Freddy Galvis, SS, Phillies
Jimmy Rollins has been the Phillies' starting shortstop for 11 years, but that run could come to an end now that he's a free agent. Should no external solution present itself, Galvis is their most obvious solution from the organization. A soon-to-be 22-year-old Venezuelan who entered the 2011 season with a career .233 batting average in the minors, Galvis had a relative breakout season while splitting time between two upper-level squads, hitting .278/.324/.392 in 137 games. A spectacular defender who is big-league ready with the glove, all Galvis needs to do is advance enough offensively to hit eighth in a National League lineup. He's hitting just .231 in nine games for Zulia, but this is all about more playing time to get ready for what could be far more at-bats next spring.
Bryan LaHair, 1B, Cubs
It's hard to talk about a player who turns 29 in November as a prospect, but after years of being classified as no more than a minor league slugger, LaHair had arguably the best offensive year in the minors in 2011, batting .331/.405/.664 with 38 home runs in 129 games for Triple-A Iowa and more than holding his own in his first big league stint since 2008. Scouts no longer see him as a 4-A type, and instead think he could be a solid big-league contributor with a .270 average and 20-25 home runs. At his age, that's obviously his upside as well, but he's proving that he could be an inexpensive option for the Cubs by hitting .314 with six home runs in his first 13 games for Magallanes in Venezuela.
Hector Noesi, RHP, Yankees
The biggest hole in the 2011 New York Yankees was the rotation, and Noesi is hoping that he can be next year's Ivan Nova, a young, internal replacement who while not a star, can compete in the big leagues. His average stuff plays up due to plus command and control, but he was used primarily as a trash-time reliever in the big leagues, save for a pair of fill-in starts at the end of the season as the club lined up for the playoffs. In the rotation for perennial Domincan power Licey, Noesi pitched six innings without allowing an earned run in his last start, and while he's not the ideal solution for the Yankees, he could be a nice backup plan.
Wilin Rosario, C, Rockies
Wilin Rosario has proven he can hit with a pair of impressive performance at Double-A in the last two years, and while he showed his power with three home runs in his first 54 big league at bats, his defense was a mixed bag. His arm is a rocket, but his receiving skills remained a bit flat, so after catching just 95 games during the regular season, he's getting more time behind the dish for Aguilas in the Domincan. Currently tied for second in the league with four home runs and slugging .622, the Rockies are paying far more attention to his defense, hoping that gradual improvements could lead to big things in the majors next year.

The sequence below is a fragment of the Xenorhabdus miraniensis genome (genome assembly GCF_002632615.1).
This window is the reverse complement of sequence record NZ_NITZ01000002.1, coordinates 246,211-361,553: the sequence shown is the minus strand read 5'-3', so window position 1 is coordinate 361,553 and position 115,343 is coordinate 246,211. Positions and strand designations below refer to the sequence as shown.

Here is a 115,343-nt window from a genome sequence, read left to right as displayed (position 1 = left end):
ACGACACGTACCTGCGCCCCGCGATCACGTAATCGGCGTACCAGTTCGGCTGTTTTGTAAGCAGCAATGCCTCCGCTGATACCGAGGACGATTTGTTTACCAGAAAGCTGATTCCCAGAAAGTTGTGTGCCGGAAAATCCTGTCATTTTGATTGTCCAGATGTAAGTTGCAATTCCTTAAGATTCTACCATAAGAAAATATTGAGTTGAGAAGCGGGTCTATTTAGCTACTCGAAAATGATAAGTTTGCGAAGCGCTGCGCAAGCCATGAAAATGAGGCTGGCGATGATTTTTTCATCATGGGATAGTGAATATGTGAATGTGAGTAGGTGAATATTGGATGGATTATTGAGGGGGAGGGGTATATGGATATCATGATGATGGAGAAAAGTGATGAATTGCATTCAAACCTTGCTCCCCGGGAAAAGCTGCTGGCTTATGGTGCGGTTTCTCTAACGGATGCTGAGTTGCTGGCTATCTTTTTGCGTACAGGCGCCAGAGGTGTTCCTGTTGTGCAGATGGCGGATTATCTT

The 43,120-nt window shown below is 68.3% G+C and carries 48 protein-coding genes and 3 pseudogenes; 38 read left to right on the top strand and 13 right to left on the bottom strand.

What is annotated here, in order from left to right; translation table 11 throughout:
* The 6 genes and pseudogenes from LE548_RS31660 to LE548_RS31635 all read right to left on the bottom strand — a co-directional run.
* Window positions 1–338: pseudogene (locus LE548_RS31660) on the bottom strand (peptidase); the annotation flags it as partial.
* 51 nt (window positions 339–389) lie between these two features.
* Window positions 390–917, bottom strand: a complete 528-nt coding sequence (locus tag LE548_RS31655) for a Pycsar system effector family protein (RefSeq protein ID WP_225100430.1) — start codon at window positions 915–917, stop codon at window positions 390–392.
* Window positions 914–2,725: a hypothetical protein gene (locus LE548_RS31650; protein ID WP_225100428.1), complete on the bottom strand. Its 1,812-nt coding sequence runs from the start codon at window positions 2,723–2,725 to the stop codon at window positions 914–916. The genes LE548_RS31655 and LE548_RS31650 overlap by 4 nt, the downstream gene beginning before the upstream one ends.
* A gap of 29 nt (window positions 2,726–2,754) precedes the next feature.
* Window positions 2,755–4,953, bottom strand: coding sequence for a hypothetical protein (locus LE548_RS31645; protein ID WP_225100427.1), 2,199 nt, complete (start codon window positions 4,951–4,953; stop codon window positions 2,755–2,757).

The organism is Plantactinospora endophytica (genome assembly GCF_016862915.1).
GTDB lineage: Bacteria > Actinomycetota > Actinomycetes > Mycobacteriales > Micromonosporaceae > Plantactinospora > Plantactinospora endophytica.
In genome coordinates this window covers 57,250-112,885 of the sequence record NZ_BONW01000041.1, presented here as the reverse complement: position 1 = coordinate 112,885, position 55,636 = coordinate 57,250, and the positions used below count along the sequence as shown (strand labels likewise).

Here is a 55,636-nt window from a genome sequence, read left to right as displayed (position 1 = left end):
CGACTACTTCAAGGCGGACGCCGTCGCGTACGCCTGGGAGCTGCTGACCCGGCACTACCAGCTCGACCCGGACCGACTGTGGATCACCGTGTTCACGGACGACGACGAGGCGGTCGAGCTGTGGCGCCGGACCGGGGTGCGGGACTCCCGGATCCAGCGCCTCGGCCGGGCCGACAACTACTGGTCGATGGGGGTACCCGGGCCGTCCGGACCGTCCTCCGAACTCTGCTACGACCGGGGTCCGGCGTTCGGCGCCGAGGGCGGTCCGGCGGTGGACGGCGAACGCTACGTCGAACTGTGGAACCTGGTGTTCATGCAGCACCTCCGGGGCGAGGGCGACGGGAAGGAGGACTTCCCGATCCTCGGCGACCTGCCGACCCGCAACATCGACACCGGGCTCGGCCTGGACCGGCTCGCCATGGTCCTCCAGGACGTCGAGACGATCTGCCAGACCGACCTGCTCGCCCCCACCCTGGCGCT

Tanner Scheppers, RHP, Rangers
The Rangers have made few mistakes in their development of one of the best systems in baseball, but Scheppers is one that produces some questions. A supplemental first-round pick in 2009, Scheppers was on the verge of being seen as a potential bullpen part late in 2010 when the Rangers decides to see if he can start, and he hasn't been the same pitcher since. His velocity has wavered, and his command has regressed. His combination of a fastball that gets into the upper 90s at times and two power breaking balls is late-inning worthy, but he just isn't the same dominating arm that began the 2010 season at Double-A by striking out 19 over 11 innings with just three hits before earning a promotion. His performances in Venezuela for Magallanes have been good (1.59 ERA, 8 strikeouts in 5.2 innings) and bad (nine walks), but he's not going to get back on track unless he keeps taking the bump.
Carlos Zambrano, RHP, Cubs
One thing that is rare to find in the winter leagues is 30-year-old three time All-Star who is guaranteed $18 million in 2012. That said, Zambrano's situation is certainly unique, as he hasn't pitched since early August, when he bolted from the Cubs and was suspended. Trying to get back on track with a new administration, Zambrano is expected to make seven to nine starts for Los Caribes in Venezuela. There are plenty of players in the league looking for another shot (Dmitri Young) or just entertaining the troops as a former star (Richard Hidalgo), but Zambrano using the league as an extended rehab is nearly unprecedented for a player of this stature.
A version of this story originally appeared on ESPN Insider .
Kevin Goldstein is an author of Baseball Prospectus.